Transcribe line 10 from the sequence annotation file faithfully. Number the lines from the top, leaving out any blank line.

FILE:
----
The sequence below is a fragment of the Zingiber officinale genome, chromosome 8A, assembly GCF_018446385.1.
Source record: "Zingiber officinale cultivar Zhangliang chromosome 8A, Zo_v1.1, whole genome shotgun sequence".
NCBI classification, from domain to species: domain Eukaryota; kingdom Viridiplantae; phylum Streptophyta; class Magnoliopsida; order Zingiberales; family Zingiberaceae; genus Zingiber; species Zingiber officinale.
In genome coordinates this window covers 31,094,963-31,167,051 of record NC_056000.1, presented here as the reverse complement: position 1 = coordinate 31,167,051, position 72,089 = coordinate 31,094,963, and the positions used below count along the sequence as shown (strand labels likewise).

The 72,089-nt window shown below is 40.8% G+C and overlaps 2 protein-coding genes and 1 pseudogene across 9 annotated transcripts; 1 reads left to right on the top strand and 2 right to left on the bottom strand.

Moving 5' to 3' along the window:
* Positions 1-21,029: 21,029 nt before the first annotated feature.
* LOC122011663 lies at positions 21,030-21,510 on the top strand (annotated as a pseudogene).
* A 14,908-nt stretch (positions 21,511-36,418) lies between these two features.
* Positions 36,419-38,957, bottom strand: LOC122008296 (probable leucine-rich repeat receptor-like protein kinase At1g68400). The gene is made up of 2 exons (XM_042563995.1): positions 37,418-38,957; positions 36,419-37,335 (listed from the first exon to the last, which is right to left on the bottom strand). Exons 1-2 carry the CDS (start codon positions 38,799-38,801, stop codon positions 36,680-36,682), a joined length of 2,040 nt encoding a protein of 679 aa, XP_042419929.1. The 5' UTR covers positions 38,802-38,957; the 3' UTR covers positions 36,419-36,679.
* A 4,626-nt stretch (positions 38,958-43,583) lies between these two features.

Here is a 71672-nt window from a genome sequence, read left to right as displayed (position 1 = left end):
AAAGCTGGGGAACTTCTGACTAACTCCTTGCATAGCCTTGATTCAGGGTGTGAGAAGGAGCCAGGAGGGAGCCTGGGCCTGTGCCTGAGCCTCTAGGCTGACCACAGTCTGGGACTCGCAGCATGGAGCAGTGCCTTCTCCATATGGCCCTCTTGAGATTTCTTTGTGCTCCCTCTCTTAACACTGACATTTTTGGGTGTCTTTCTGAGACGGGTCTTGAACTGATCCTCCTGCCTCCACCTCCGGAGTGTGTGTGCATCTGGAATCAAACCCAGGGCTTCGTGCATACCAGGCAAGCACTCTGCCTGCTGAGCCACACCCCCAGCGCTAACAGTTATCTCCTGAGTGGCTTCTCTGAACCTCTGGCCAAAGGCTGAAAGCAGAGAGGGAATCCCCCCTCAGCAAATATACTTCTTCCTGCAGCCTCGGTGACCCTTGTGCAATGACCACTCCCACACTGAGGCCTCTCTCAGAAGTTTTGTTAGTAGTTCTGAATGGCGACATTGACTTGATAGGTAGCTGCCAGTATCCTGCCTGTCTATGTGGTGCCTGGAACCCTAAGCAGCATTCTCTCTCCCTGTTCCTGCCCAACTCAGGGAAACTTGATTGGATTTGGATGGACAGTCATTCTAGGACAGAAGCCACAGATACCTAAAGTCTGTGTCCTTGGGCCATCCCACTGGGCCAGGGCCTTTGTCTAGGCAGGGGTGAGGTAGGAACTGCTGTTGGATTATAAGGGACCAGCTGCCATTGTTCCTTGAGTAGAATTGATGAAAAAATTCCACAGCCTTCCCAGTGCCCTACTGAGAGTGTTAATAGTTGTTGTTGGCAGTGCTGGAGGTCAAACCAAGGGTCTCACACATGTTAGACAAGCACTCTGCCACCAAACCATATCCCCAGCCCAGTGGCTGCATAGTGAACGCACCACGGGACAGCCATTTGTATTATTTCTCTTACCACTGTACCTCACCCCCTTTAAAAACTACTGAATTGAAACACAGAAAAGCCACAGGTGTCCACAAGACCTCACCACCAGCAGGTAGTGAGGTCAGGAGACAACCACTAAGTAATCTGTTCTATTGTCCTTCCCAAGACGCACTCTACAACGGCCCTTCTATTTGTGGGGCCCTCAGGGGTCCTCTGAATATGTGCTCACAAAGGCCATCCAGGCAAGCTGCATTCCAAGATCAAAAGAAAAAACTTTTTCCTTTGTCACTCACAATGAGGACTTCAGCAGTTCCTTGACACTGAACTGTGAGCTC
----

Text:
* Positions 36,419-38,957, bottom strand: LOC122008296 (probable leucine-rich repeat receptor-like protein kinase At1g68400). The gene is made up of 2 exons (XM_042563995.1): positions 37,418-38,957; positions 36,419-37,335 (listed from the first exon to the last, which is right to left on the bottom strand). Exons 1-2 carry the CDS (start codon positions 38,799-38,801, stop codon positions 36,680-36,682), a joined length of 2,040 nt encoding a protein of 679 aa, XP_042419929.1. The 5' UTR covers positions 38,802-38,957; the 3' UTR covers positions 36,419-36,679.